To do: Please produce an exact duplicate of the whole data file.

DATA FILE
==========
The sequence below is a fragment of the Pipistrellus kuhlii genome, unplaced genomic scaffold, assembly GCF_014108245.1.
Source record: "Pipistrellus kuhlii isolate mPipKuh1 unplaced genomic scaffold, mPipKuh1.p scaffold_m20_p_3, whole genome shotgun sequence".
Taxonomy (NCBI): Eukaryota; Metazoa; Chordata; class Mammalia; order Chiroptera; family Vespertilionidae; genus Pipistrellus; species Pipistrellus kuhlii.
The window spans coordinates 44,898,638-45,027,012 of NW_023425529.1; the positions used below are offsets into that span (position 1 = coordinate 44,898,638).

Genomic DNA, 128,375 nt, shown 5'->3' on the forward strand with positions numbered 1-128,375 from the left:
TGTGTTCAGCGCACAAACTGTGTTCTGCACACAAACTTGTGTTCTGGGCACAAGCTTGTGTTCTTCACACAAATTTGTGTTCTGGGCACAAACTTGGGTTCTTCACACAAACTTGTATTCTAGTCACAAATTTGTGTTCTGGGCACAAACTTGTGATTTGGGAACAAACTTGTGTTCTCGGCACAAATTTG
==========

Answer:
The sequence below is a fragment of the Pipistrellus kuhlii genome, unplaced genomic scaffold, assembly GCF_014108245.1.
Source record: "Pipistrellus kuhlii isolate mPipKuh1 unplaced genomic scaffold, mPipKuh1.p scaffold_m20_p_3, whole genome shotgun sequence".
Taxonomy (NCBI): Eukaryota; Metazoa; Chordata; class Mammalia; order Chiroptera; family Vespertilionidae; genus Pipistrellus; species Pipistrellus kuhlii.
The window spans coordinates 44,898,638-45,027,012 of NW_023425529.1; the positions used below are offsets into that span (position 1 = coordinate 44,898,638).

Genomic DNA, 128,375 nt, shown 5'->3' on the forward strand with positions numbered 1-128,375 from the left:
TGTGTTCAGCGCACAAACTGTGTTCTGCACACAAACTTGTGTTCTGGGCACAAGCTTGTGTTCTTCACACAAATTTGTGTTCTGGGCACAAACTTGGGTTCTTCACACAAACTTGTATTCTAGTCACAAATTTGTGTTCTGGGCACAAACTTGTGATTTGGGAACAAACTTGTGTTCTCGGCACAAATTTG